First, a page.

• Resources
    • 2 fulltime employees
    • Landsat TM imagery, aerial photos, topographic maps, training areas
    • Pentium workstations 128Mb RAM, Windows 98
    • PCI EASI/PACE, ARC/INFO, Idrisi, ArcView, Fragstats
location of monitoring sites
LOCATION OF MONITORING SITES

Lahemaa NP

Saarejärve integrated

monitoring area

Vilsandi NP

Soomaa NP

Alam-Pedja NR

Karula NP

results i
RESULTSI
  • After 5 years of monitoring work, 4481 km2 (10%) of Estonia has been monitored
  • Classification system developed so far has:
    • I level - 8 landscape types
    • II level - 21 land cover classes
    • III level - 58 land cover types, with additional IV level subtypes
  • Mapping accuracy was enhanced by integrating GIS in spectral-based image processing (masking)
  • Estimation of landscape diversity
    • used parameters show increase in landscape fragmentation, especially in the buffer zones
    • the main reason is increase of patch number and decrease of their area
results ii
RESULTS II
  • Main trends in monitoring areas (and in Estonian nature as a whole) can be brought forth:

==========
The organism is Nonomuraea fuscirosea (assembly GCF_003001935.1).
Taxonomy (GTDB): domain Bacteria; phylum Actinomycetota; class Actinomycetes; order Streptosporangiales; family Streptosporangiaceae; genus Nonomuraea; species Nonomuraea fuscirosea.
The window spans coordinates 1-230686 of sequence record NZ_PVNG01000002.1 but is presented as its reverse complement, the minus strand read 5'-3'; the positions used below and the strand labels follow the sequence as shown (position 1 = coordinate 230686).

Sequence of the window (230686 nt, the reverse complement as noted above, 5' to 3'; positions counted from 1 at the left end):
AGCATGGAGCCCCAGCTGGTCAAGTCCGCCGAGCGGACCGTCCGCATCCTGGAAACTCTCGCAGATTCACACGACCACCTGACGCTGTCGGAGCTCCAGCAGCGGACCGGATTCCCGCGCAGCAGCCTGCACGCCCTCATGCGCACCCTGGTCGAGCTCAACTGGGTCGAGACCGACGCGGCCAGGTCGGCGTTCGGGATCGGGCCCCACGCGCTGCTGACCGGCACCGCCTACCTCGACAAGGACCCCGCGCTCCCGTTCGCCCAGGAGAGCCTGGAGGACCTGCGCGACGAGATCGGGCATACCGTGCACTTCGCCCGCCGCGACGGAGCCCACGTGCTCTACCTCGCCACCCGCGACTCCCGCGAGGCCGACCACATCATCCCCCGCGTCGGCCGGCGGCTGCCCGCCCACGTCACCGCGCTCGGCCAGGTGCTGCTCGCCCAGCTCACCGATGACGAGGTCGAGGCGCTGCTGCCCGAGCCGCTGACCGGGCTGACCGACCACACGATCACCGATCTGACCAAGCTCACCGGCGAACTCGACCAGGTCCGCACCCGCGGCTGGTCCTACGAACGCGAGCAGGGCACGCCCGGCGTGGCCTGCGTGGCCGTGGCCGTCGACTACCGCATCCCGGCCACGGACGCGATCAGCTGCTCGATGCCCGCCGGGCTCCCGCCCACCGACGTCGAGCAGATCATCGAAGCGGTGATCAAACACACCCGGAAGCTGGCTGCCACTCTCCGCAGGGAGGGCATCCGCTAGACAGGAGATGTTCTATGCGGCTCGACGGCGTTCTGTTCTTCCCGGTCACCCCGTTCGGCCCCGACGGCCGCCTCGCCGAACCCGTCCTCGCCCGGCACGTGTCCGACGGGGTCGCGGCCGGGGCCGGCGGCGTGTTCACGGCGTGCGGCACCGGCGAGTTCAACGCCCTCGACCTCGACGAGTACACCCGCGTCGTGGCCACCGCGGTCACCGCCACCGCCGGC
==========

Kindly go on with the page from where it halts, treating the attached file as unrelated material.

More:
• afforestation
    • the increasing of coniferous stands in forests (hypothesis)
    • the decreasing of clear-cut areas in core areas and increasing in buffer zones
    • the increasing of grassland at the expense of arable land
    • the increasing of fallow land at the expense of abandoned fields and cultivated grasslands
    • the overgrowing of natural grasslands and fallow land with shrubs and young trees
    • the decreasing of arable lands
characterization of methodology illustrated by vilsandi monitoring area
CHARACTERIZATION OF METHODOLOGYillustrated by Vilsandi monitoring area:
  • Total area is 467 km2, core area 51% and buffer 49%
  • Average count of land cover patches was:
    • 8531(> 1 ha: 2082) in 1980s, and
    • 10516 (> 1 ha: 2272) in 1990s
  • Mean patch size (without water in 1986 and 1998):
    • core area - 5.4 / 5.3 ha
    • buffer zone - 12.7 / 9.96 ha